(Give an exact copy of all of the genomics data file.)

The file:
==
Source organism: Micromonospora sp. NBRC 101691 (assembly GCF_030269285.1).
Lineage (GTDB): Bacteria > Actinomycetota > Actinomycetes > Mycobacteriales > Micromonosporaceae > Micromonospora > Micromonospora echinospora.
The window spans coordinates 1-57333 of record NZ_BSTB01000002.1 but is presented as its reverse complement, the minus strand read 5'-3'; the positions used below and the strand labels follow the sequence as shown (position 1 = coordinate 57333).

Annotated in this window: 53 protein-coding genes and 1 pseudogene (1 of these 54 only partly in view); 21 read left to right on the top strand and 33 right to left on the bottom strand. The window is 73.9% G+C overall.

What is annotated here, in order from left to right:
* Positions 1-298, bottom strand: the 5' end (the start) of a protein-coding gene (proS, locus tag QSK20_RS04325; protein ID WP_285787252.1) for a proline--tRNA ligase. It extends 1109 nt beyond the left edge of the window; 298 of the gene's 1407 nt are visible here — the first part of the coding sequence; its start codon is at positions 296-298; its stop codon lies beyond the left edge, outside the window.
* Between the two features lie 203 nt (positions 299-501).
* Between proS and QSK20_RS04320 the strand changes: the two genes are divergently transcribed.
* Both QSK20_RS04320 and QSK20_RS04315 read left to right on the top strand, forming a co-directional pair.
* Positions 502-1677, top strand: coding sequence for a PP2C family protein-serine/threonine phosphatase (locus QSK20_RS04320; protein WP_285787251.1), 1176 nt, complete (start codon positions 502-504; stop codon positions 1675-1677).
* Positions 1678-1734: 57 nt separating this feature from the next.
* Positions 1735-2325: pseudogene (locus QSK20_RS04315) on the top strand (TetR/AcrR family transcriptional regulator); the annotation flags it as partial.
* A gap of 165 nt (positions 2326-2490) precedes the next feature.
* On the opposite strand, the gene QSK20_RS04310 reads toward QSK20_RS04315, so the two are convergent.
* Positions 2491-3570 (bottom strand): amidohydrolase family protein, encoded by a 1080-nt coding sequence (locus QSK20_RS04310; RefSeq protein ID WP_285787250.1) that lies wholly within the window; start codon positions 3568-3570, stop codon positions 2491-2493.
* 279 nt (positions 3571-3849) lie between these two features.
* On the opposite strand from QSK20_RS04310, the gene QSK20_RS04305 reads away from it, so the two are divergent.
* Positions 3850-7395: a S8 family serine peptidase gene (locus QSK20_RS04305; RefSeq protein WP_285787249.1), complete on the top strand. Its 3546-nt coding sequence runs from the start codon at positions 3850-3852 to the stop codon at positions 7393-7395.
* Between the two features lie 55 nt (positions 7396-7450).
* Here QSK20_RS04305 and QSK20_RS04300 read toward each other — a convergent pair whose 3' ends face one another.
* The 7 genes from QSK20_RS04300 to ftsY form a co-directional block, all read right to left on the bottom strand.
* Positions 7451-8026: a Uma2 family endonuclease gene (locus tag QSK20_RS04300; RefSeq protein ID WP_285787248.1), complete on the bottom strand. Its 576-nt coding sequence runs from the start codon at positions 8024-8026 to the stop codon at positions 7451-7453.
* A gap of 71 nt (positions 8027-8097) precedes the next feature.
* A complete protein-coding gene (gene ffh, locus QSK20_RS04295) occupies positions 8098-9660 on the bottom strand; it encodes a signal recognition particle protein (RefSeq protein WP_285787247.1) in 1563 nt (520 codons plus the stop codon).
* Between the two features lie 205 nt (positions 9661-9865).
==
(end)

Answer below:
Source organism: Micromonospora sp. NBRC 101691 (assembly GCF_030269285.1).
Lineage (GTDB): Bacteria > Actinomycetota > Actinomycetes > Mycobacteriales > Micromonosporaceae > Micromonospora > Micromonospora echinospora.
The window spans coordinates 1-57333 of record NZ_BSTB01000002.1 but is presented as its reverse complement, the minus strand read 5'-3'; the positions used below and the strand labels follow the sequence as shown (position 1 = coordinate 57333).

Annotated in this window: 53 protein-coding genes and 1 pseudogene (1 of these 54 only partly in view); 21 read left to right on the top strand and 33 right to left on the bottom strand. The window is 73.9% G+C overall.

What is annotated here, in order from left to right:
* Positions 1-298, bottom strand: the 5' end (the start) of a protein-coding gene (proS, locus tag QSK20_RS04325; protein ID WP_285787252.1) for a proline--tRNA ligase. It extends 1109 nt beyond the left edge of the window; 298 of the gene's 1407 nt are visible here — the first part of the coding sequence; its start codon is at positions 296-298; its stop codon lies beyond the left edge, outside the window.
* Between the two features lie 203 nt (positions 299-501).
* Between proS and QSK20_RS04320 the strand changes: the two genes are divergently transcribed.
* Both QSK20_RS04320 and QSK20_RS04315 read left to right on the top strand, forming a co-directional pair.
* Positions 502-1677, top strand: coding sequence for a PP2C family protein-serine/threonine phosphatase (locus QSK20_RS04320; protein WP_285787251.1), 1176 nt, complete (start codon positions 502-504; stop codon positions 1675-1677).
* Positions 1678-1734: 57 nt separating this feature from the next.
* Positions 1735-2325: pseudogene (locus QSK20_RS04315) on the top strand (TetR/AcrR family transcriptional regulator); the annotation flags it as partial.
* A gap of 165 nt (positions 2326-2490) precedes the next feature.
* On the opposite strand, the gene QSK20_RS04310 reads toward QSK20_RS04315, so the two are convergent.
* Positions 2491-3570 (bottom strand): amidohydrolase family protein, encoded by a 1080-nt coding sequence (locus QSK20_RS04310; RefSeq protein ID WP_285787250.1) that lies wholly within the window; start codon positions 3568-3570, stop codon positions 2491-2493.
* 279 nt (positions 3571-3849) lie between these two features.
* On the opposite strand from QSK20_RS04310, the gene QSK20_RS04305 reads away from it, so the two are divergent.
* Positions 3850-7395: a S8 family serine peptidase gene (locus QSK20_RS04305; RefSeq protein WP_285787249.1), complete on the top strand. Its 3546-nt coding sequence runs from the start codon at positions 3850-3852 to the stop codon at positions 7393-7395.
* Between the two features lie 55 nt (positions 7396-7450).
* Here QSK20_RS04305 and QSK20_RS04300 read toward each other — a convergent pair whose 3' ends face one another.
* The 7 genes from QSK20_RS04300 to ftsY form a co-directional block, all read right to left on the bottom strand.
* Positions 7451-8026: a Uma2 family endonuclease gene (locus tag QSK20_RS04300; RefSeq protein ID WP_285787248.1), complete on the bottom strand. Its 576-nt coding sequence runs from the start codon at positions 8024-8026 to the stop codon at positions 7451-7453.
* A gap of 71 nt (positions 8027-8097) precedes the next feature.
* A complete protein-coding gene (gene ffh, locus QSK20_RS04295) occupies positions 8098-9660 on the bottom strand; it encodes a signal recognition particle protein (RefSeq protein WP_285787247.1) in 1563 nt (520 codons plus the stop codon).
* Between the two features lie 205 nt (positions 9661-9865).